I don’t know if I have ever gone so long without posting! First of all, thank you all so very much for sharing our joy about the Dafter’s achievements. Many of you have faithfully followed our journey with ME/CFS for the past five years, and your solidarity has meant more to our family than I can express.
I’ve been trying to think of what title to give this post – “It’s been a challenging time”? “Waving not drowning”? “We’ve had a time of it”? But I think it’s just been a time…
Time in fact has been at an absolute premium in the past five weeks. I have hardly had a moment to myself, and when I have had an hour here or there I have mostly just slept. I still haven’t sorted our photos from Harris but I look forwards to doing that and sharing them with you. I have some time to blog this evening because I am shut up in the bedroom with poor Tilly, who had an operation today. Instead of a big plastic collar to keep her from pulling her stitches out, she has this fetching post-surgical suit:
(We were joking about how the Dafter should have a “recovery suit”.) Until we found a lump on her breast last Thursday, Tilly had been enjoying some lovely Indian Summer weather:
The lump is now removed and along with a lymph gland biopsy is away to the lab. Results are expected in 7 to 10 days. This evening she has been very brave, and has been putting her tail straight up when petted. She’s also purred a bit, which is unusual for her, so I think she is really relieved to be home again.
The garden has been pretty neglected this past month. The Dafter started her college course four weeks ago and it has been a tough old time for her – physically, emotionally and in terms of her concentration. She has battled on, and I by her side. She goes to class for two hours, three days a week, and has found that utterly exhausting. Unfortunately the three days are in a row, with no rest day in between, so she has been spending days in bed afterwards trying to recuperate, and rather dreading going back. She has been able to keep up with the work, however, which is excellent. She will try to extend the time she spends in class little by little, if she can manage that. I pray she will be able to continue.
I had a birthday, and the Dafter and her father organised a lovely day for me. Look – the Dafter is bringing the birthday cake in! Michael took the day off work; he has been working absolutely flat out and will be doing so for the foreseeable future, so that was really good. The Dafter managed college that day, so he and I were able to go for a walk and have lunch together. Such a treat!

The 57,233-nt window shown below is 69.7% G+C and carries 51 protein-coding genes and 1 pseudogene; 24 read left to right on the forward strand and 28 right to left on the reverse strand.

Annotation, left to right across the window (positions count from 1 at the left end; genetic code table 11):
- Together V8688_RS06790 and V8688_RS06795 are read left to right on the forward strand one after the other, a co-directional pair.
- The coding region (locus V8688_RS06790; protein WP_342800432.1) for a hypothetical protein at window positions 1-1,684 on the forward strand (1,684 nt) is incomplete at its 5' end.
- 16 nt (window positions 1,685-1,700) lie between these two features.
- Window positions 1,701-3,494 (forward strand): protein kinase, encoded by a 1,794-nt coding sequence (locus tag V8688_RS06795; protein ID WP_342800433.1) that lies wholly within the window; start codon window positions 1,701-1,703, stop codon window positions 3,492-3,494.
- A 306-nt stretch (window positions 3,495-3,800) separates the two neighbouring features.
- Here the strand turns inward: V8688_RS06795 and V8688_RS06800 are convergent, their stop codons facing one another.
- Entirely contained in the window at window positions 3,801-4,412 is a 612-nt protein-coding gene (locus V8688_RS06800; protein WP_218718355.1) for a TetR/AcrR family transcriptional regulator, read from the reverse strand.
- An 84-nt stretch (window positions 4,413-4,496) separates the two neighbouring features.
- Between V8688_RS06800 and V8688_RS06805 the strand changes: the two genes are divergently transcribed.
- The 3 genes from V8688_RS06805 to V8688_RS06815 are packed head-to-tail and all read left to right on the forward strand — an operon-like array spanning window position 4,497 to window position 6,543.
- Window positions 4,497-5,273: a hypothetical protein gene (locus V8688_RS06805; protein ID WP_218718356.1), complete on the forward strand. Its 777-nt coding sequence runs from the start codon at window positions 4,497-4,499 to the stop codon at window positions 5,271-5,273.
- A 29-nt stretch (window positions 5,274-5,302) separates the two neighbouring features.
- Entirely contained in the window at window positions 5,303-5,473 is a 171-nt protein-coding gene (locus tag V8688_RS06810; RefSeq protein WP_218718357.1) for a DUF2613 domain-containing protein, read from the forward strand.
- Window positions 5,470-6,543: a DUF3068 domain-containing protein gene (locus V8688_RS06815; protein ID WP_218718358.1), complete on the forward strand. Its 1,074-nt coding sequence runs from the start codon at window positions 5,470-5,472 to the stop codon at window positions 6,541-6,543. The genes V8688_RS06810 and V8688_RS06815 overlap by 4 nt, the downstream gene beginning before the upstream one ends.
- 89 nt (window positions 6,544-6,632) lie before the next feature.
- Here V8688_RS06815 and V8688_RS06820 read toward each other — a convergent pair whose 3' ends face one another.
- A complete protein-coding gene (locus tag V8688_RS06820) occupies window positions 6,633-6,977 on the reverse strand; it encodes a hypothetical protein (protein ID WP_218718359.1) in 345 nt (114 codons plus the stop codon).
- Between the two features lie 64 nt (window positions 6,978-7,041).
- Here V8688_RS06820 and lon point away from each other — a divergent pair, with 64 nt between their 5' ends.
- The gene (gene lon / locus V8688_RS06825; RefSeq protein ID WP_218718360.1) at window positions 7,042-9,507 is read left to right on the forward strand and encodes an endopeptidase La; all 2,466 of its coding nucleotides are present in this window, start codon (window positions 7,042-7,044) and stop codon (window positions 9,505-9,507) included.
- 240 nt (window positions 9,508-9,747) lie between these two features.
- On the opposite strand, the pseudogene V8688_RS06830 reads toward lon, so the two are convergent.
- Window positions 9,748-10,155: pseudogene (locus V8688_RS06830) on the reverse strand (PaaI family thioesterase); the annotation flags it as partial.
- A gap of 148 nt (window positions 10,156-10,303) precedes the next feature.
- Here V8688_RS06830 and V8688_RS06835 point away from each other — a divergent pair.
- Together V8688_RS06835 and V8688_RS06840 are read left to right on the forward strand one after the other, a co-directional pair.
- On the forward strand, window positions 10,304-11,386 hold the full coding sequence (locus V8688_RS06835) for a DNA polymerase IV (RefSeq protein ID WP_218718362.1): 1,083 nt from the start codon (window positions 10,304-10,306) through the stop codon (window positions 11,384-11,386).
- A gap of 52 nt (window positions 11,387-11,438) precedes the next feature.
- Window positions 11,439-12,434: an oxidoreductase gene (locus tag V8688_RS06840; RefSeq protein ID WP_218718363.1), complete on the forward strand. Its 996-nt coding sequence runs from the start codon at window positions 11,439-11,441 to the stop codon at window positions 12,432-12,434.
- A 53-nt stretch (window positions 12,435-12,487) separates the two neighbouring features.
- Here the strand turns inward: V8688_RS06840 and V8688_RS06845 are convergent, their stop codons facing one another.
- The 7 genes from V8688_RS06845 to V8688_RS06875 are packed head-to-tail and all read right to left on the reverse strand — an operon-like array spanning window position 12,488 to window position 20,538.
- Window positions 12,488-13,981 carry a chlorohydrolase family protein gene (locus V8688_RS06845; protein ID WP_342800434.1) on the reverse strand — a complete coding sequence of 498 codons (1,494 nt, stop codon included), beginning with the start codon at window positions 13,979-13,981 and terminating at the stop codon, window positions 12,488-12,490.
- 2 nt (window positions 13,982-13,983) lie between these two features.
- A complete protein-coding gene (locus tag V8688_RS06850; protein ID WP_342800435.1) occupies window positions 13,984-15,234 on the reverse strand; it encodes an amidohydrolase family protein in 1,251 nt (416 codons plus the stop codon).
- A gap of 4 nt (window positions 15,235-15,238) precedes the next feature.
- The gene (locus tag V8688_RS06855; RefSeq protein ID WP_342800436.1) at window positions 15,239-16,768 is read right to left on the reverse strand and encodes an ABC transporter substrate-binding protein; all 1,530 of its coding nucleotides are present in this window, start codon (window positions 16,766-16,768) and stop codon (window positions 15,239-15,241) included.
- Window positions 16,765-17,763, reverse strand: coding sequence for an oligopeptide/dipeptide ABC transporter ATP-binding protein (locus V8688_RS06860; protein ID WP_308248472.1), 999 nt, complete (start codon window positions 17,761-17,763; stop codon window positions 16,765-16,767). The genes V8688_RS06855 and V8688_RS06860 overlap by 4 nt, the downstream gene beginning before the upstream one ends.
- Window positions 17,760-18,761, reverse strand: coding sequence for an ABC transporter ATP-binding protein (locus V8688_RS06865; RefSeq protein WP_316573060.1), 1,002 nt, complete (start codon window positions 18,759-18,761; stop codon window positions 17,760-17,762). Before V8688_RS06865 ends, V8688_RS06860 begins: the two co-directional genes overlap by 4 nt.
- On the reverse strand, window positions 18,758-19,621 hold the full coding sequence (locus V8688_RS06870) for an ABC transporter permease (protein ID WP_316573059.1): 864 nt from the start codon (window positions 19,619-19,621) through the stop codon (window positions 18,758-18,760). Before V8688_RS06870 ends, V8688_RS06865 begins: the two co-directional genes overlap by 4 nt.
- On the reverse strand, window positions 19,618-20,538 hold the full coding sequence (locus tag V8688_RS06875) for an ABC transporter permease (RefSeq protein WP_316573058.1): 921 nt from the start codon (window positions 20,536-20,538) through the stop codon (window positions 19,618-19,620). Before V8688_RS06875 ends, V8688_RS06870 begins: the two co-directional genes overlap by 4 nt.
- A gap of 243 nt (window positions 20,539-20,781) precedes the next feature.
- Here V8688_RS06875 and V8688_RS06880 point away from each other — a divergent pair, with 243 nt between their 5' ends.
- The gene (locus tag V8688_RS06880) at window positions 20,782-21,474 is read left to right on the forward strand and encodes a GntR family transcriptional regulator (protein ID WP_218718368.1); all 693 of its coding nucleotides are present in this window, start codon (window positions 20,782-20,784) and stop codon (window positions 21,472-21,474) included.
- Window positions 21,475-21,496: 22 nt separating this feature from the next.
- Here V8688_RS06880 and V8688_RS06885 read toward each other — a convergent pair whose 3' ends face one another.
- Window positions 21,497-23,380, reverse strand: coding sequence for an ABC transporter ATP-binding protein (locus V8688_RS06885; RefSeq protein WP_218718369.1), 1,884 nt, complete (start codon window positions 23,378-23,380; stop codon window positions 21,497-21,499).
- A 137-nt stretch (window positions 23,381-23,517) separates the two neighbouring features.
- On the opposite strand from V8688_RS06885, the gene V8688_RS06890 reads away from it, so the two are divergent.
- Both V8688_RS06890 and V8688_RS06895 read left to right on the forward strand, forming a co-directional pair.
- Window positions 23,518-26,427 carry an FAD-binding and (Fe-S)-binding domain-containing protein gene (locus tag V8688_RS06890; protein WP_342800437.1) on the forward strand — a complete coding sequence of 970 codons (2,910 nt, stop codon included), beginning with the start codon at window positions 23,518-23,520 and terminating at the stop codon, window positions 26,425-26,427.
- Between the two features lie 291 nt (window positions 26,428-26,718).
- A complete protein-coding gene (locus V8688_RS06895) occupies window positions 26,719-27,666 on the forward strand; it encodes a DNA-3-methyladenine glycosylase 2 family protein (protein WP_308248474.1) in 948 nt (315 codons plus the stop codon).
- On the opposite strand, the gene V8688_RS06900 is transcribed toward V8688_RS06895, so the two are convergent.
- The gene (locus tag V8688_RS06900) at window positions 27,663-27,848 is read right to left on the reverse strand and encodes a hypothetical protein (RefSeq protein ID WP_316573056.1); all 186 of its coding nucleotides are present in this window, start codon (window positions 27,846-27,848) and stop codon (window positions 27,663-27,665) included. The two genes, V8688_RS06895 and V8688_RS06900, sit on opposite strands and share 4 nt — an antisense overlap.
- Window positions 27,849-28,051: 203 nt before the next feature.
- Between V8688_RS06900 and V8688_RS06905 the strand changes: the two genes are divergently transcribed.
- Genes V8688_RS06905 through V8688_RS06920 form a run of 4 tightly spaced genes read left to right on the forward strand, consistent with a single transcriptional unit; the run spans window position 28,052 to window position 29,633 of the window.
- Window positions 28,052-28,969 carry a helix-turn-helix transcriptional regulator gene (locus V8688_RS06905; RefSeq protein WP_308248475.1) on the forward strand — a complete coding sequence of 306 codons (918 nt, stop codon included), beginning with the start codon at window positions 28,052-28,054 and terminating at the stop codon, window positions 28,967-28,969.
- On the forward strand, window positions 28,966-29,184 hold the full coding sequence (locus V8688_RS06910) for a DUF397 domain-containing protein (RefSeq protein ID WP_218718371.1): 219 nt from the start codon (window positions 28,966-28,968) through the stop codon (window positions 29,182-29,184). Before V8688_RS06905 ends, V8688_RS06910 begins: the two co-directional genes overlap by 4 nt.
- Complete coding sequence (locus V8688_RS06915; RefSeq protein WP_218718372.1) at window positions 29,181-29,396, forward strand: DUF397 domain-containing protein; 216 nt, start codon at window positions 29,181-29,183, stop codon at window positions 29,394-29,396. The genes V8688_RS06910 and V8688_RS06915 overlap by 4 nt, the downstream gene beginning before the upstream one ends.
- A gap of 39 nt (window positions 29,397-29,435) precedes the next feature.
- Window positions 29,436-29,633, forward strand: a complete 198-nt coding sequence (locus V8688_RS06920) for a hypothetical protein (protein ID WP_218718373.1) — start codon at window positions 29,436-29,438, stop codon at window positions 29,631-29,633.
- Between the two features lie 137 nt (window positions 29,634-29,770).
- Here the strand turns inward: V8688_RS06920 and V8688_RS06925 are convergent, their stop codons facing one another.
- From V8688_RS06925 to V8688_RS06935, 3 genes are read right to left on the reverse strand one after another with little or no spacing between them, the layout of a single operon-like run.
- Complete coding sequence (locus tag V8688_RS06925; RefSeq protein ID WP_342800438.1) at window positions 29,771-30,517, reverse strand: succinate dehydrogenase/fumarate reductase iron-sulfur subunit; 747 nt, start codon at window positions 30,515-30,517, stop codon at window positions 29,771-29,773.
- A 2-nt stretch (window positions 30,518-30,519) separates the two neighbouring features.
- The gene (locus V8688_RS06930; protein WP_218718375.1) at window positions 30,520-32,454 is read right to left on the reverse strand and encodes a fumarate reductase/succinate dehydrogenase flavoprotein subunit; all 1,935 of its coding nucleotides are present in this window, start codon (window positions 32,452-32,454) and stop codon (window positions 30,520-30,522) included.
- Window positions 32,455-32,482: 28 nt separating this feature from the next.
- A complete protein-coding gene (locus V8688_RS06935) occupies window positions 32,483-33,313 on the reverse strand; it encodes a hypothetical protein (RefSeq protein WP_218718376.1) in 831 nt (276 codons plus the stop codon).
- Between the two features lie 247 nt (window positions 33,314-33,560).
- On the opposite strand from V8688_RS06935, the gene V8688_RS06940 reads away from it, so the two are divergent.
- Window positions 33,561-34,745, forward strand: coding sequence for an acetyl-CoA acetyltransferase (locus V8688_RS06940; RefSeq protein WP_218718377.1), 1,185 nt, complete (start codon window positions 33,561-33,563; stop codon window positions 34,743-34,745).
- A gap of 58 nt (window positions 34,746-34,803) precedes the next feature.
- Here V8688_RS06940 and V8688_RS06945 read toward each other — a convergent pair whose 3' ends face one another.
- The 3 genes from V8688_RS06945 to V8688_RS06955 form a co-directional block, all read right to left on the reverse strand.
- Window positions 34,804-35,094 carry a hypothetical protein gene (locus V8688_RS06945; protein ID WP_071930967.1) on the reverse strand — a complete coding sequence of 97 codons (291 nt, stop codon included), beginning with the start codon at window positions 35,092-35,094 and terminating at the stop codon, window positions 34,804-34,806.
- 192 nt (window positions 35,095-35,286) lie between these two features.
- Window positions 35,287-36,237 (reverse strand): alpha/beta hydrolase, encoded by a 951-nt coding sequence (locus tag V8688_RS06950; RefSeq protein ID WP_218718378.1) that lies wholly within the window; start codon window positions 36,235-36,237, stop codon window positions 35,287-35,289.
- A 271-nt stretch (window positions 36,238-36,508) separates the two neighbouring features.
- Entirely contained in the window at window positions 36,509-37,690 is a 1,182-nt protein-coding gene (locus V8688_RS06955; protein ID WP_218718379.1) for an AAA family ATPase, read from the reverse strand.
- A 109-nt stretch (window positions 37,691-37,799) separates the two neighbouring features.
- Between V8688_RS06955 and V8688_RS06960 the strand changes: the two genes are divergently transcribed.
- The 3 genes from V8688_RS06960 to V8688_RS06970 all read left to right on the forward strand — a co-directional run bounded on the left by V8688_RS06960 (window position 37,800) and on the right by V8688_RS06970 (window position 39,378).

And I was really spoiled rotten with presents and cards, too. To top it all off, at choir rehearsal that evening, they surprised me with a serenade. I’ve never had 30 people sing Happy Birthday to me before!
My midge-induced trigeminal neuralgia (which I wrote about here) has almost completely cleared up now, very thankfully. I just have to be careful how I touch my left ear. People are saying that the midges this summer have been the worst in living memory.
Here is an interesting new word:
The joke is based on the nickname for Glasgwegians – “Weegees”. Do I feel like a “Refuweegee”? I’m not a refugee, thankfully, but I do feel embraced by the people of Glasgow. I have always felt very welcome in Scotland, since coming here in 1992. This has been a consolation to me, as in the past few weeks I also discovered the new tax laws for American ex-pats, and the limitations on us in terms of some banking here now. I’m not going to discuss it further here, but particularly if you know any American citizens living abroad (and this includes any children of theirs, born anywhere in the world), you might be interested in this video. I am not endorsing this organisation at all, but the video from a Dutch news programme is informative, though it does not cover other aspects of the new laws such as reporting savings.
Another thing that has weighed heavily on me is that my mother has been very unwell. She is now home from hospital, and it looks very likely that her health problems can be stabilised for some time to come. Whereas the Dafter was doing much better when my father died, and I was able to be away for 10 days, it’s clear that I cannot make that journey just now. My family here would pay far too high a price. My mother has told me that she doesn’t expect me to come, and for that I am very grateful.
For some reason many of my favourite knitted sweaters have worn out recently:
But that is okay, because it means I need to knit more! I have knit quite a bit over the summer, and will show you that when I get a chance.
I did sew something – a sling to carry the rats about in. I designed it myself and it works very well:
The rats are still shy, but they now come out and ride around our shoulders for a few hours a day. They love snuggling into a hood, but this has the disadvantage that you can’t really interact with them. With the sling, you can enjoy their company, and pet them as you go about, which they love. They are very sweet:
Tilly sees them up on our shoulders, but she doesn’t seem to feel jealous of them.
She is now curled up, trying to sleep a bit. Tomorrow will be a better day! And alongside these various worries and problems, I am very conscious that the most important thing in life is relationships. We are so blessed with our happy family, and it’s the strength we give each other that gets us through challenging times.
I hope this finds you all doing very well, and enjoying the shift to autumn.